Archives for November 2017

Will a Bankruptcy Filing Make It More Difficult to Earn a Living?

Will a Bankruptcy Filing Make It More Difficult to Earn a Living?

If you have been struggling to make ends meet, you may have been reluctant to seek protection in bankruptcy because you’re afraid it will either put your job at risk, or make it difficult for you to find employment in your chosen field. It’s an important question to address—can your employer take any action against you for filing for personal bankruptcy protection? Can a prospective employer disqualify you because you have a prior bankruptcy filing?

Your Current Job

The bankruptcy laws do not allow an employer to take any type of retaliatory action against an employee because of a personal bankruptcy filing. Accordingly, you can’t be fired, demoted, transferred or incur the change or denial of benefits of privileges because you file for bankruptcy. There are no exceptions—it doesn’t matter if you work in a top secret job, as a trust officer or a construction worker. In fact, you may be at greater risk if you don’t seek bankruptcy protection. Workers in sensitive positions who have financial problems are generally considered more likely to be susceptible to blackmail than workers who have sought bankruptcy protection. This is an area, however, where you have to handle it correctly with your employer to minimize problems.

These rules only apply, though, to actions that take place after a bankruptcy filing. If you have been notified of an impending change in employment status, including termination, before filing for bankruptcy, the bankruptcy laws won’t prevent such change.

Future Employment Opportunities

While private employers are free to exclude candidates who have filed for bankruptcy, state, local and federal governments and agencies cannot discriminate in hiring because of a bankruptcy filing. Even with private employment, a proper approach with the guidance of an experienced attorney can make all the difference. We have many clients who have found jobs after a bankruptcy.

Contact Neuner & Ventura, LLP

At Neuner & Ventura, LLP, weknow that the bankruptcy process can be intimidating and confusing. Weoffer a free initial consultation to every client. For an appointment, call our office at 856-596-2828 or send us an e-mail. We do, however, reserve the right to charge a fee to review any work done by another attorney. Evening and weekend appointments are available upon request.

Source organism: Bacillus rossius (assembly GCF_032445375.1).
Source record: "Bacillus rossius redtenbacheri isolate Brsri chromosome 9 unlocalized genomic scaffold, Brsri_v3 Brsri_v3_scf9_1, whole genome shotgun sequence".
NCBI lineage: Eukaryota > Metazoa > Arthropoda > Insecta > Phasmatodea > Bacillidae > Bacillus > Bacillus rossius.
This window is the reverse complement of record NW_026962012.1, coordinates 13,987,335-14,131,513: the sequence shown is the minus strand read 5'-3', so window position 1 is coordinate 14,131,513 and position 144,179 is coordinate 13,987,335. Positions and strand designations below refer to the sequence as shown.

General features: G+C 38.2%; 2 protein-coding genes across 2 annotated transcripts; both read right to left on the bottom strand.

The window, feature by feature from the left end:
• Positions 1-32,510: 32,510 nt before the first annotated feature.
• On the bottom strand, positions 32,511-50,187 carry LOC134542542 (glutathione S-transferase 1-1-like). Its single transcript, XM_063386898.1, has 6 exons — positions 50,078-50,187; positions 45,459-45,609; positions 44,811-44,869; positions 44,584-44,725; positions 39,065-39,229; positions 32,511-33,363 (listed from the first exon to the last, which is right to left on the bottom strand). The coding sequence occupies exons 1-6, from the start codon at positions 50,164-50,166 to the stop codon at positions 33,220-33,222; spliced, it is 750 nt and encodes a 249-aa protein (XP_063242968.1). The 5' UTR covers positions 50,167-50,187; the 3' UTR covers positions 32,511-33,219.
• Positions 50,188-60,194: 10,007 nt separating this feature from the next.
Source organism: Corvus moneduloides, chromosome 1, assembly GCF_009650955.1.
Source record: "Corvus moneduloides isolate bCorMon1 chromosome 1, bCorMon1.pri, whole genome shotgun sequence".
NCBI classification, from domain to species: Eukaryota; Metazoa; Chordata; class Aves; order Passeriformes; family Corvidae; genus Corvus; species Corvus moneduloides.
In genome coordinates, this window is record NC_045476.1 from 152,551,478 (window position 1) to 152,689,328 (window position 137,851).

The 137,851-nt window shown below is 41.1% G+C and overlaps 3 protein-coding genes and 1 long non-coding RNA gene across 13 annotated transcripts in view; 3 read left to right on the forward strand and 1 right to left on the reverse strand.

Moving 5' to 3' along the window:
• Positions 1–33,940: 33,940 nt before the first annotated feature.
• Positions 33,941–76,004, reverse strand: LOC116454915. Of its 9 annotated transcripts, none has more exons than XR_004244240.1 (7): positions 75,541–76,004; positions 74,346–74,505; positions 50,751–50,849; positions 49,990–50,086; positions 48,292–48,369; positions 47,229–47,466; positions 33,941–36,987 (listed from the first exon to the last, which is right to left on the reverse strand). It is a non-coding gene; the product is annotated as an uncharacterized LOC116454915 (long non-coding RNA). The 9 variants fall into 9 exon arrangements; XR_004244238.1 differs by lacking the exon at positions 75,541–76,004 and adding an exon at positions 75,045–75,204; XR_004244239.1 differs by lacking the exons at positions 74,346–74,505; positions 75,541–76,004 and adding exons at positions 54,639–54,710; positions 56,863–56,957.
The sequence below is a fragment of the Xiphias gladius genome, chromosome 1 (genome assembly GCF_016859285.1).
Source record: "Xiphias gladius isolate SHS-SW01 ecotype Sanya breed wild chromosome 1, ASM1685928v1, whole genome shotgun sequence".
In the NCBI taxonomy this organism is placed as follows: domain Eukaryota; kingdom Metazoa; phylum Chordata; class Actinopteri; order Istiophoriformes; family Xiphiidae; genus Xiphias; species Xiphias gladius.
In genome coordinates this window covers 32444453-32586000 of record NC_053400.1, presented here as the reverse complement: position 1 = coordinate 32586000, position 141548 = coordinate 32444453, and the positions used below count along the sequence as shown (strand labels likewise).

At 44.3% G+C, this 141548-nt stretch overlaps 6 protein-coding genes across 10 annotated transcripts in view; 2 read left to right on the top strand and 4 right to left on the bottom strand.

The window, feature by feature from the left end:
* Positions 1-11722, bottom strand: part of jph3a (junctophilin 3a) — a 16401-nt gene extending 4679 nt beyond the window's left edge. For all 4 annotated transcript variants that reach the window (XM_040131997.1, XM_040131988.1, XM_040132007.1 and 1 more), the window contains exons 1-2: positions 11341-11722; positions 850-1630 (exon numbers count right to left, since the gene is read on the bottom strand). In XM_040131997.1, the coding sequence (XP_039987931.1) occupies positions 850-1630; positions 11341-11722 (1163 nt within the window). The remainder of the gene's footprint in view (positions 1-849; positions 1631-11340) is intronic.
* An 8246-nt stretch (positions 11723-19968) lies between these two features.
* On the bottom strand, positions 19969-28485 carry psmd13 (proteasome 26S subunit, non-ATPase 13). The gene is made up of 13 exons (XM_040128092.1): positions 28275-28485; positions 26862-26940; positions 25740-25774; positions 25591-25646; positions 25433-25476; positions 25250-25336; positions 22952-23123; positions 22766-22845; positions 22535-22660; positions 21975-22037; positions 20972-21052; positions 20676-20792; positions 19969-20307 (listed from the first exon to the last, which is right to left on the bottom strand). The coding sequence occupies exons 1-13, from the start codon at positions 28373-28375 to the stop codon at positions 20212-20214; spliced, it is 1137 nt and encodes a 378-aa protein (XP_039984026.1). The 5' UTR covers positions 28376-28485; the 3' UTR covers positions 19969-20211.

Representing Clients across South Jersey

Happy Thanksgiving

Happy Thanksgiving

Good Reasons Not to Handle Your Own Bankruptcy Filing

Good Reasons Not to Handle Your Own Bankruptcy Filing

When you are facing financial challenges and have concluded that your best option moving forward is a bankruptcy filing, you may be tempted to handle the bankruptcy on your own, particularly if you are seeking protection under Chapter 7. It’s almost always a bad idea to do that—here are some of the reasons why.

  • Bankruptcy is complex—you might choose the wrong chapter and end up losing money or property. You might be disqualified if you  miss a step, like completing the two courses required. Or you might mess up the Means Test, which is complex. Even experienced attorneys such as us use specialized software and tools to get it right.
  • The forms and procedures are complex and ever changing. Filing the wrong forms could jeopardize your bankruptcy.
  • You may fail to file important documents, or miss critical deadlines
  • You may not get the relief you wanted, needed or expected—Some debts cannot be discharged in bankruptcy. For example, if you file bankruptcy primarily to rid yourself of child support or student loan payments, you won’t succeed, as those types of debts typically cannot be discharged.
  • You may not get all the benefits to which you are entitled—there are both state and and federal exemptions. Some property is excluded. But you won’t know what to do if you’re not trained as a bankruptcy lawyer or assistant.